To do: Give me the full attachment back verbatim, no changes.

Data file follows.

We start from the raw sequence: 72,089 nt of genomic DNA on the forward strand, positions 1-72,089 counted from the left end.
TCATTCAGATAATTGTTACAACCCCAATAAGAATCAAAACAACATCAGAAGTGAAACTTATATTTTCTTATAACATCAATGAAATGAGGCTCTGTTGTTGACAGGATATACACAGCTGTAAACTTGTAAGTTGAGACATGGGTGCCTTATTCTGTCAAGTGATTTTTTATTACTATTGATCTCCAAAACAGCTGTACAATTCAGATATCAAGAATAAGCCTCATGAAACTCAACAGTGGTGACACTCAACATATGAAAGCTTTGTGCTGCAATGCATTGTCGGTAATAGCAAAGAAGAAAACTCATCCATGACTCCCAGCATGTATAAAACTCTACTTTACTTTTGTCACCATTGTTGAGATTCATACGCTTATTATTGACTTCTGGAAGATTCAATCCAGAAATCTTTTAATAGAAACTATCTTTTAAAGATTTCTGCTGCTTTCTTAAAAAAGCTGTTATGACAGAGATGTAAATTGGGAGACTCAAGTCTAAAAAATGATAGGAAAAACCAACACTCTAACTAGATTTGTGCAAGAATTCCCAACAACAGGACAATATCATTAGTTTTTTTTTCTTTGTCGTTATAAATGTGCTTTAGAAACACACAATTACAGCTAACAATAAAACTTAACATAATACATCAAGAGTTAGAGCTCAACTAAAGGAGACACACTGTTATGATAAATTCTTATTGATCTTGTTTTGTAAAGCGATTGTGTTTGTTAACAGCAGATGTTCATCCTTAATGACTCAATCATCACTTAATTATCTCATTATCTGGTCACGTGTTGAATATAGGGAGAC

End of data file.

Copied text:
We start from the raw sequence: 72,089 nt of genomic DNA on the forward strand, positions 1-72,089 counted from the left end.
TCATTCAGATAATTGTTACAACCCCAATAAGAATCAAAACAACATCAGAAGTGAAACTTATATTTTCTTATAACATCAATGAAATGAGGCTCTGTTGTTGACAGGATATACACAGCTGTAAACTTGTAAGTTGAGACATGGGTGCCTTATTCTGTCAAGTGATTTTTTATTACTATTGATCTCCAAAACAGCTGTACAATTCAGATATCAAGAATAAGCCTCATGAAACTCAACAGTGGTGACACTCAACATATGAAAGCTTTGTGCTGCAATGCATTGTCGGTAATAGCAAAGAAGAAAACTCATCCATGACTCCCAGCATGTATAAAACTCTACTTTACTTTTGTCACCATTGTTGAGATTCATACGCTTATTATTGACTTCTGGAAGATTCAATCCAGAAATCTTTTAATAGAAACTATCTTTTAAAGATTTCTGCTGCTTTCTTAAAAAAGCTGTTATGACAGAGATGTAAATTGGGAGACTCAAGTCTAAAAAATGATAGGAAAAACCAACACTCTAACTAGATTTGTGCAAGAATTCCCAACAACAGGACAATATCATTAGTTTTTTTTTCTTTGTCGTTATAAATGTGCTTTAGAAACACACAATTACAGCTAACAATAAAACTTAACATAATACATCAAGAGTTAGAGCTCAACTAAAGGAGACACACTGTTATGATAAATTCTTATTGATCTTGTTTTGTAAAGCGATTGTGTTTGTTAACAGCAGATGTTCATCCTTAATGACTCAATCATCACTTAATTATCTCATTATCTGGTCACGTGTTGAATATAGGGAGAC